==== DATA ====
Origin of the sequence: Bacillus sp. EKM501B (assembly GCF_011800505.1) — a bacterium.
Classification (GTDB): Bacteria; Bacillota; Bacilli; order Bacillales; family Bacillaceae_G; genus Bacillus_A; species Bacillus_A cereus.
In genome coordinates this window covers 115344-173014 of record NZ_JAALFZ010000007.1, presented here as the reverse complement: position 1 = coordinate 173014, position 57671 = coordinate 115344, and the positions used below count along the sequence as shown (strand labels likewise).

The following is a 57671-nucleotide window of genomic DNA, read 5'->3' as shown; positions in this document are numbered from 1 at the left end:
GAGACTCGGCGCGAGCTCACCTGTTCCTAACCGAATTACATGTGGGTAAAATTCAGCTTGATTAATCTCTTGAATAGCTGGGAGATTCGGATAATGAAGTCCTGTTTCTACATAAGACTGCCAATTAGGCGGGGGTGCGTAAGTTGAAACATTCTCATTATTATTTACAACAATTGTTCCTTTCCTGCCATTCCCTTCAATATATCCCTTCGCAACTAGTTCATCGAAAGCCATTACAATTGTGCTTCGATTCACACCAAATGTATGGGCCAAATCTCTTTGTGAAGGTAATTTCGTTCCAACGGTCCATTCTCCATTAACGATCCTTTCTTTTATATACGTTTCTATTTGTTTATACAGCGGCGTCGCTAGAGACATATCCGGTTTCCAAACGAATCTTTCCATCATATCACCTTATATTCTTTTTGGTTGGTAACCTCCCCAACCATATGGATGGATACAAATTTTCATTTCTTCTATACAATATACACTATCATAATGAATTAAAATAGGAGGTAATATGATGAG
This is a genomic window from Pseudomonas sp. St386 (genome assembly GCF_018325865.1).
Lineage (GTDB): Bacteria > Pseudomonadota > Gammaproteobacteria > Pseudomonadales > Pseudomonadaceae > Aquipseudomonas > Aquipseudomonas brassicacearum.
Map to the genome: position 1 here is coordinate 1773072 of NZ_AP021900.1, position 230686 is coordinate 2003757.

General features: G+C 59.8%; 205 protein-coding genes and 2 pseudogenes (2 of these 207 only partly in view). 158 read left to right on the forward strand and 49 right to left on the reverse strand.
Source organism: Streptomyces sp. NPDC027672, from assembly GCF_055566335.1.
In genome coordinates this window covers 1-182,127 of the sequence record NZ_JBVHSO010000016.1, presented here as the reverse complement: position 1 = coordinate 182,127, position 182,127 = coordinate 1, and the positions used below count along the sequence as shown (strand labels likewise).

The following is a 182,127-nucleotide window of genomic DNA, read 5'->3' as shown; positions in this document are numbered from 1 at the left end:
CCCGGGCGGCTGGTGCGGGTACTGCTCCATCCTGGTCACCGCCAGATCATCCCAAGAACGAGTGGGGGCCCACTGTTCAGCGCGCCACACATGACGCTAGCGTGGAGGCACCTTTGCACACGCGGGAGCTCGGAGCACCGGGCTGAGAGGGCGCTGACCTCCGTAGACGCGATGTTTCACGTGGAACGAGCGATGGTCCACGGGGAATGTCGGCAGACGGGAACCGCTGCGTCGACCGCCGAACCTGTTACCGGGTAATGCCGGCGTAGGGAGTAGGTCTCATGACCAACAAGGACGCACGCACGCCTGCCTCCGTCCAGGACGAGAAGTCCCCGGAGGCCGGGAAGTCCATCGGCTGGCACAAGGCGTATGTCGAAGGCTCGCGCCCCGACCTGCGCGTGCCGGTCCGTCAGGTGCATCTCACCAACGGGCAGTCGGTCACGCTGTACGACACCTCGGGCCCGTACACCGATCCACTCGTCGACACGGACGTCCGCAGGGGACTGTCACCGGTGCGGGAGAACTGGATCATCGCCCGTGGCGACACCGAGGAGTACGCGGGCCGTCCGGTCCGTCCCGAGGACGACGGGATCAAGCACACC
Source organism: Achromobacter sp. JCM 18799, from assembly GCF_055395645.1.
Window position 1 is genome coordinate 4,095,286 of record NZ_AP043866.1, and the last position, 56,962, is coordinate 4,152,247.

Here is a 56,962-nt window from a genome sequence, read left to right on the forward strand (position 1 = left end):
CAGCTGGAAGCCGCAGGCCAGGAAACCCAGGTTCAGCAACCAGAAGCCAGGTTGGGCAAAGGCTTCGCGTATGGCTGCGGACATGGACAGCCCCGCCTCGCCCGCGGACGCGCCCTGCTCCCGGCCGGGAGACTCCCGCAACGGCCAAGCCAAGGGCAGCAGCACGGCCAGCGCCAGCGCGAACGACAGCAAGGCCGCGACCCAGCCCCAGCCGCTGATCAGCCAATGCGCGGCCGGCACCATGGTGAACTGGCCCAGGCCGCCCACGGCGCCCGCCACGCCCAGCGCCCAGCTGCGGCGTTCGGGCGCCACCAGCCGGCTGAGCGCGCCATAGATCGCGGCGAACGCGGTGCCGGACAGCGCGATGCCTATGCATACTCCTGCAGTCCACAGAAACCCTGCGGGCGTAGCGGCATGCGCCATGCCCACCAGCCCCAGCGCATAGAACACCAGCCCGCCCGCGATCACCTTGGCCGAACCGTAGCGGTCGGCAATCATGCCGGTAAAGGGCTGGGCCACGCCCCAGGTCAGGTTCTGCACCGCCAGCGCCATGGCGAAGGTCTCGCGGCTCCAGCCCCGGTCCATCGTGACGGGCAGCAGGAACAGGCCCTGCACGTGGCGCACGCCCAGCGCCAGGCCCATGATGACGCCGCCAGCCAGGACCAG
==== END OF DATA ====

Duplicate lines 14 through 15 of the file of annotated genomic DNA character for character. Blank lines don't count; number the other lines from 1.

Source organism: Achromobacter sp. JCM 18799, from assembly GCF_055395645.1.
Window position 1 is genome coordinate 4,095,286 of record NZ_AP043866.1, and the last position, 56,962, is coordinate 4,152,247.